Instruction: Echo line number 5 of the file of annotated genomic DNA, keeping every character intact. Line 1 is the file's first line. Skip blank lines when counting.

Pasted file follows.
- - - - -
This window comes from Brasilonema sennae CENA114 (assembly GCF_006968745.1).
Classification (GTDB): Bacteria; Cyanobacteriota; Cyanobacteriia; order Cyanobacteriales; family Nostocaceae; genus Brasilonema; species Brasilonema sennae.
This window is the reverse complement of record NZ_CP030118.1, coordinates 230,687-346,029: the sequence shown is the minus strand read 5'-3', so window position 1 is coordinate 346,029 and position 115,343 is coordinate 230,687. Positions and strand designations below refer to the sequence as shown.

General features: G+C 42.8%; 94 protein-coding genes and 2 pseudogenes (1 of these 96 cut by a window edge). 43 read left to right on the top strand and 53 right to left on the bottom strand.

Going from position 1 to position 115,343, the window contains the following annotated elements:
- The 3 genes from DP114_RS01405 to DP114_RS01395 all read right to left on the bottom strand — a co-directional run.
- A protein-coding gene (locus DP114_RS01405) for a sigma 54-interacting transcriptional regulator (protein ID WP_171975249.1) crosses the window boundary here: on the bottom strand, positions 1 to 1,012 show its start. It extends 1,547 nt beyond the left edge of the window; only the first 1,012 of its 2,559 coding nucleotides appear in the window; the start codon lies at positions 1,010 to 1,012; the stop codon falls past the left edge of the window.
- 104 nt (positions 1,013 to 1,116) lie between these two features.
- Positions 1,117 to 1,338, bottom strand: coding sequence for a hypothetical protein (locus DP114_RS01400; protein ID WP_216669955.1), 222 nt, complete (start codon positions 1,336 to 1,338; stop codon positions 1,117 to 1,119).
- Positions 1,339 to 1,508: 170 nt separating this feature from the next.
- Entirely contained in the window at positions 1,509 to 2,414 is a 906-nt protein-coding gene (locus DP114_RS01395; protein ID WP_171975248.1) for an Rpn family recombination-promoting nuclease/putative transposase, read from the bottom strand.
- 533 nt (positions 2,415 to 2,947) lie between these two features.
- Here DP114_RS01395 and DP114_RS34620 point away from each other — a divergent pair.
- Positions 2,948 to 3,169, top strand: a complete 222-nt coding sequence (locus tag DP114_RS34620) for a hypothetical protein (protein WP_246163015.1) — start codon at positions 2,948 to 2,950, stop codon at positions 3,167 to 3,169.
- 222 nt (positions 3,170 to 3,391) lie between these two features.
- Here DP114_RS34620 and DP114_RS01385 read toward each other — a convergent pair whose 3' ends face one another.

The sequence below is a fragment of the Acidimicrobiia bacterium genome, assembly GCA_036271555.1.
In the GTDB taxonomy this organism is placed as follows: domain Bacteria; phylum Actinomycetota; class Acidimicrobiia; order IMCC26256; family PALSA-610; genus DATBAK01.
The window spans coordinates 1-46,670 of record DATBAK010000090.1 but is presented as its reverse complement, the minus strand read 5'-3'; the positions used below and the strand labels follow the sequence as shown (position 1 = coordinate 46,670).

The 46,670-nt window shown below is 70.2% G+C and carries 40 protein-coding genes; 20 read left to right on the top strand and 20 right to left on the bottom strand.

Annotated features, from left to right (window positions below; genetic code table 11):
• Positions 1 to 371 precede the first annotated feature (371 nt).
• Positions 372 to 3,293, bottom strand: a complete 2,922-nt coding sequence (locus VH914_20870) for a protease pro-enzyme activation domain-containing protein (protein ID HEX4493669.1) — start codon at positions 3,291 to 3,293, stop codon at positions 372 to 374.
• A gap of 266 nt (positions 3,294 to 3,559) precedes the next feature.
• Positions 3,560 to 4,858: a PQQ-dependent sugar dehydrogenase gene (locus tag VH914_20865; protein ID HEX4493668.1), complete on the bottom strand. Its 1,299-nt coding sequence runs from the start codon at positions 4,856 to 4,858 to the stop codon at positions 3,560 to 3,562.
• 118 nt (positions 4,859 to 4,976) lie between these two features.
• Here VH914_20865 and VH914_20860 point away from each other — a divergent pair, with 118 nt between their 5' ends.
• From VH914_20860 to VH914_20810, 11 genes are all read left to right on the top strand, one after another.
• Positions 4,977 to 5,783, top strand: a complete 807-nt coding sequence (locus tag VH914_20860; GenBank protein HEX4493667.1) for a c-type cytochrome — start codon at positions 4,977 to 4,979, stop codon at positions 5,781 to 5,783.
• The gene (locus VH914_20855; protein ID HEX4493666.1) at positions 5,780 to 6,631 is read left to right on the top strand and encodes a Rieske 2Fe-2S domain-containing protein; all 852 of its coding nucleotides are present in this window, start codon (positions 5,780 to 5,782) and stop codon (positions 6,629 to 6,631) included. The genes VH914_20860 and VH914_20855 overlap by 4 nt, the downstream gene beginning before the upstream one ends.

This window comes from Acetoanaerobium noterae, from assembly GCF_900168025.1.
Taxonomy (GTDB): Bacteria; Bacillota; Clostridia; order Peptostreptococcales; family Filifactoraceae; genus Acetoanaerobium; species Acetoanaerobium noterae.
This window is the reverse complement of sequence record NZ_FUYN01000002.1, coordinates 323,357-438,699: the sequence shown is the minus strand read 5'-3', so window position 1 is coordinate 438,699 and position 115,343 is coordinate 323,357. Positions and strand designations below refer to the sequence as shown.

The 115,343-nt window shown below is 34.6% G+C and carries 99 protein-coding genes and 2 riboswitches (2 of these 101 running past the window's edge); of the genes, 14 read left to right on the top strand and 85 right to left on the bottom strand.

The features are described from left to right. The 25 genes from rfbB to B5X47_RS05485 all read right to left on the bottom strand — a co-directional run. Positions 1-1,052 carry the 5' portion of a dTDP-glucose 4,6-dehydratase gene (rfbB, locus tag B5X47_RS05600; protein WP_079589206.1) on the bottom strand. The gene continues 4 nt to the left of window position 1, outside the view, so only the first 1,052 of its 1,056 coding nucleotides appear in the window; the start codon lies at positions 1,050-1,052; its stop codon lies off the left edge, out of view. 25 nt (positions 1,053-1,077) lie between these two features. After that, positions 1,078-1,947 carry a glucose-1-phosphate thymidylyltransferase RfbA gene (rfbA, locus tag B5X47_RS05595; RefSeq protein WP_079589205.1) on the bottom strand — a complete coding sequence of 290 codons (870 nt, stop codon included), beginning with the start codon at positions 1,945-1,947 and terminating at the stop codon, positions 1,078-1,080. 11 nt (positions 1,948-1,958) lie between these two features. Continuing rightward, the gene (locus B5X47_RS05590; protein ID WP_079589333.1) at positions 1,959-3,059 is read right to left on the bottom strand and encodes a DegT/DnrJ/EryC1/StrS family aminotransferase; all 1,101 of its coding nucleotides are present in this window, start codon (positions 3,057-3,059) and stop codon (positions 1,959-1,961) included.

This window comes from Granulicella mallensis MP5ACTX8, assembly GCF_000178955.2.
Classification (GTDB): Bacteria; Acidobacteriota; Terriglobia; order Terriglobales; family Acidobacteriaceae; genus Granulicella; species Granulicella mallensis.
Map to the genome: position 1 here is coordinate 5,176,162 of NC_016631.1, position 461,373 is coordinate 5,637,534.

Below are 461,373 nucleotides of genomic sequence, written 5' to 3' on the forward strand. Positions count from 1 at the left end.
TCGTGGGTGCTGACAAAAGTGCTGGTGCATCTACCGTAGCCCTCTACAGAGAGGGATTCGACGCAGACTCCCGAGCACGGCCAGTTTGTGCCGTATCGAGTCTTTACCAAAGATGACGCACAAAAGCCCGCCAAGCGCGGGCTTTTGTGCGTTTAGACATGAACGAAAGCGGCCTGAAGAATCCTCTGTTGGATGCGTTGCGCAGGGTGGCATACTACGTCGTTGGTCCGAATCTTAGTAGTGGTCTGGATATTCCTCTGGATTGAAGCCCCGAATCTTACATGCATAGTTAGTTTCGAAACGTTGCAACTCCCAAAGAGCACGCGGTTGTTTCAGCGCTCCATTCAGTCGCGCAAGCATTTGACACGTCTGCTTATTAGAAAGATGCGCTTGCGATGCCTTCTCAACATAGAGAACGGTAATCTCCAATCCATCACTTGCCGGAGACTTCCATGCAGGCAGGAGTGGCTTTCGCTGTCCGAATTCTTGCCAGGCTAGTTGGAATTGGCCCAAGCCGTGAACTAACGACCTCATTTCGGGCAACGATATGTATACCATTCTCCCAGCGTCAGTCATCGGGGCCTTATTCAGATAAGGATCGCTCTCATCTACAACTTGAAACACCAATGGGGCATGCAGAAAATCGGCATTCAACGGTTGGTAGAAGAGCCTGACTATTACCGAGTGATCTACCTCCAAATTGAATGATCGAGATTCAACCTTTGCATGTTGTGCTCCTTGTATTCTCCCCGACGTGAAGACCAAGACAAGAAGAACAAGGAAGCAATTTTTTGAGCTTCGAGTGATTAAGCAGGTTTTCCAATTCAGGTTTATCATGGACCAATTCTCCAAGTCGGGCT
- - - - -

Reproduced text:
Going from position 1 to position 115,343, the window contains the following annotated elements: